Darren Clarke is the perfect fit to lead Europe on US soil
Taming of shrewd new captain to make Darren a formidable leader
It used be difficult to separate the real Darren Clarke from the cliched image. The tousle-haired, beer-quaffing, broth of an Irish boy, clouded by smoke issuing either from one of his giant Cuban cigars.
Or from his ears as he became contorted in fury and frustration with the latest stroke of misfortune.
American golf fell head over heels in love with Darren the day he beat Tiger Woods 3&2 in the 36-hole final of the 2000 Accenture Match Play Championship.
As much for the way he sat casually on the steps, smoked that stogie and chatted on his cell phone during the break between rounds as, yards away on the range, Tiger feverishly tried to dig solutions out of the dirt with his coach Butch Harmon.
Galleries in the US have thrown beer, cigars and mostly garlands at him ever since, making his appointment yesterday as captain of the European Ryder Cup team at Hazeltine, Minnesota, in 2016 appear all the more inspired.
Back home in Sunningdale, Clarke used to have a collection of Ferraris, Aston Martins, jet skis or was it motor-trikes in his garage at Sunningdale … and, it always seemed, an irresistible stream of excuses to go for a few pints with the lads.
Behind the trinkets and far from the public view, Clarke concealed a powerful work ethic. Yet he was driven not just by the desire to fulfil his enormous potential as a player but also by the etiquette, the mores of a sport that, as he recently said, "I love and hate, though always more love than hate".
He's a man of substance. At the Irish Open in May 2006, for example, he returned to his ball at Carton's ninth hole on Monday morning after a weather delay to find he was in a much better lie than the night before.
Someone had stomped down the grass, making it possible for Clarke to reach the green in two. Instead, he declined to take advantage, hitting out sideways into the fairway, the shot he'd have been forced to take the previous evening. Thomas Bjorn won the title and the Ulsterman legions of admirers.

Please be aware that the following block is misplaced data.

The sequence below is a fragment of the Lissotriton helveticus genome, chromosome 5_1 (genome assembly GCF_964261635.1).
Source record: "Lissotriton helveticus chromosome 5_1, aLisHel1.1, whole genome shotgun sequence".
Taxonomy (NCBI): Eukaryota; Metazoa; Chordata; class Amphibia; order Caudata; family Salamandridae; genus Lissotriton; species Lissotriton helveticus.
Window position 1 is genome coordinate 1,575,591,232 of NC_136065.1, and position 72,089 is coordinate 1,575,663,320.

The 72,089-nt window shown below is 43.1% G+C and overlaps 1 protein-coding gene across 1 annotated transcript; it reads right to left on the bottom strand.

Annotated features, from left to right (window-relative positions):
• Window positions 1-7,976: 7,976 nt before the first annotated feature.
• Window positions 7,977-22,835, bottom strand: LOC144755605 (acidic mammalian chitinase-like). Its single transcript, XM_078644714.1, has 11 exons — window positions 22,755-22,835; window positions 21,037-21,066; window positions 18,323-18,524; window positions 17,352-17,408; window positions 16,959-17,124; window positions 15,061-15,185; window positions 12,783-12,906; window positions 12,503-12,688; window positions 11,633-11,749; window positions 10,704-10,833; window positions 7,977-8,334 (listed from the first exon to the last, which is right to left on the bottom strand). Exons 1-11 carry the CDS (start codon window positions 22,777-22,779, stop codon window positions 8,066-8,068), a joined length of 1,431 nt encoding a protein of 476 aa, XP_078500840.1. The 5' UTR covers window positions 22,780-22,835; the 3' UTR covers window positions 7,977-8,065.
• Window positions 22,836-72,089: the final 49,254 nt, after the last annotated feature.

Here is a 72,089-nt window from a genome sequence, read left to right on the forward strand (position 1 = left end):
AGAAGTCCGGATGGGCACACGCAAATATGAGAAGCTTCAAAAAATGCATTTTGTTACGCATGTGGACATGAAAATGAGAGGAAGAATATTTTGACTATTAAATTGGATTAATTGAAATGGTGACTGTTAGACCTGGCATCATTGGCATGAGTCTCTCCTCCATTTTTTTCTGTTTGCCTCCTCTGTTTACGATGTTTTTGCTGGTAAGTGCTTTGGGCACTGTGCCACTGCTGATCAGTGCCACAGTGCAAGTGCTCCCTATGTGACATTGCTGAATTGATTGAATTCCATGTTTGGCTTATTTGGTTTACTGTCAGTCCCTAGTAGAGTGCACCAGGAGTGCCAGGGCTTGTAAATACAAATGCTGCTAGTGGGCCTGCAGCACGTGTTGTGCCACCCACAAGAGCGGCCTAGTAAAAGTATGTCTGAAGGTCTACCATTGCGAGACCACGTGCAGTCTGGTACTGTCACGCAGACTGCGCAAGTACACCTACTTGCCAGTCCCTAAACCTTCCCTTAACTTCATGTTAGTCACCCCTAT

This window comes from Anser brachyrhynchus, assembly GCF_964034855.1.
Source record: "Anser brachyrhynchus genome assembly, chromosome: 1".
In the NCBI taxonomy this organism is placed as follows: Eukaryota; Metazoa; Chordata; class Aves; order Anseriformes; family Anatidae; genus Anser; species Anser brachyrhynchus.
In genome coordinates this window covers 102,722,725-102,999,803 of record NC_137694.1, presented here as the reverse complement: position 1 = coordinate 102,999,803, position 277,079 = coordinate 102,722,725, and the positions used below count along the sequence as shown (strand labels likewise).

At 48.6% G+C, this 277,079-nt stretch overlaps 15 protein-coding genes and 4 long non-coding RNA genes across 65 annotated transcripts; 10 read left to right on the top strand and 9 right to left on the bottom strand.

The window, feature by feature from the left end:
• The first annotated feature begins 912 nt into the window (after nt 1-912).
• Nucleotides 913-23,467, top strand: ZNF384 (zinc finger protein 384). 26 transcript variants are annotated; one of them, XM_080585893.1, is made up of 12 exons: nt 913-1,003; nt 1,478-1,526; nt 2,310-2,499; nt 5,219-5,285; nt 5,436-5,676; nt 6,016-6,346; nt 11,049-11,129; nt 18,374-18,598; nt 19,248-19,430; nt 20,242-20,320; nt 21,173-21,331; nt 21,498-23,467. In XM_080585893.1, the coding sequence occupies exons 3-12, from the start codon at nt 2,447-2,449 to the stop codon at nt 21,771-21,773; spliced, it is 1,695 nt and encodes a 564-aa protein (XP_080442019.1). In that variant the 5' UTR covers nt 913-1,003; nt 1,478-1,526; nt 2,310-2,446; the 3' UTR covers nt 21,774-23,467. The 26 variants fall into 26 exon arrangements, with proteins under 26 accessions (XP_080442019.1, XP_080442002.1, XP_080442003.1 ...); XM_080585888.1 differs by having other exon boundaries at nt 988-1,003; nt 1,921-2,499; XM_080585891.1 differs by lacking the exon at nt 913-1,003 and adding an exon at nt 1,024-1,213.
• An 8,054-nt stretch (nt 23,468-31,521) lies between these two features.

Four months later and just six weeks after the tragic death of his first wife Heather from cancer, Clarke performed one of the greatest feats of fortitude when he swallowed his grief long enough to win three out of three games at The K Club in his fifth successive Ryder Cup.
When he finally achieved his Holy Grail at Sandwich in 2011, winning The Open at age 42, the speech Clarke made afterwards was almost as impressive as his golf.
"In terms of what's going through my heart, there's obviously somebody who is watching from up above there, and I know she'd be very proud of me," he said. "But I think she'd be more proud of my two boys (Tyrone and Conor) and them at home watching more than anything else. It's been a long journey to get here."
Former captain Colin Montgomerie, a member of the five-man selection panel with Jose Maria Olazabal, Paul McGinley, David Howell and Tour CEO George O'Grady, said Clarke's ability to communicate individually and collectively with players would be his greatest asset in Hazeltine.
As he proved a Sandwich, Clarke's also blessed with eloquence, a powerful tool for any Ryder Cup captain, especially in America.
The world, it seems, has travelled every step with Clarke in recent years. Celebrating, for example, his marriage to Alison in April 2012 and the happiness they have found with his two sons in their new home in Portrush.
When Clarke turned up at the start of last year in Durban South Africa with a new super-svelte frame and some 42 pounds lighter, even his closest confidants, including Chubby Chandler, hardly could envisage his fitness kick lasting into spring.
Thirteen months later, he's still grinding away in the gym. As wife Alison joked last Christmas, in their household the letters OCD mean Obsessive Compulsive Darren.
If McGinley astounded even his players with his hard graft and unyielding commitment to detail, they'll find Clarke equally driven in his pursuit of perfection at Hazeltine.
Meanwhile, Clarke's determination to do right by the Ryder Cup is revealed when he explains why he'd not sought out McGinley since Gleneagles.
Many would have considered it vital to settle his differences with the Dubliner after they'd fallen out during the fraught selection process for the 2014 captaincy but Clarke insisted: "I didn't want to appear as if I was affecting anything to do with the outcome. It was a total impartiality thing. I didn't speak to any of the guys on the committee."
Clarke will stick with many of the policies put in place by McGinley. The same selection process will apply; he'll have three picks and five vice-captains.
What we've seen with Darren Clarke is recent years is the taming of the shrewd. He'll be an inspiring captain; commit himself as passionately to the job as the Dubliner but still do it his way.
As ever at the Ryder Cup the rest comes down to luck.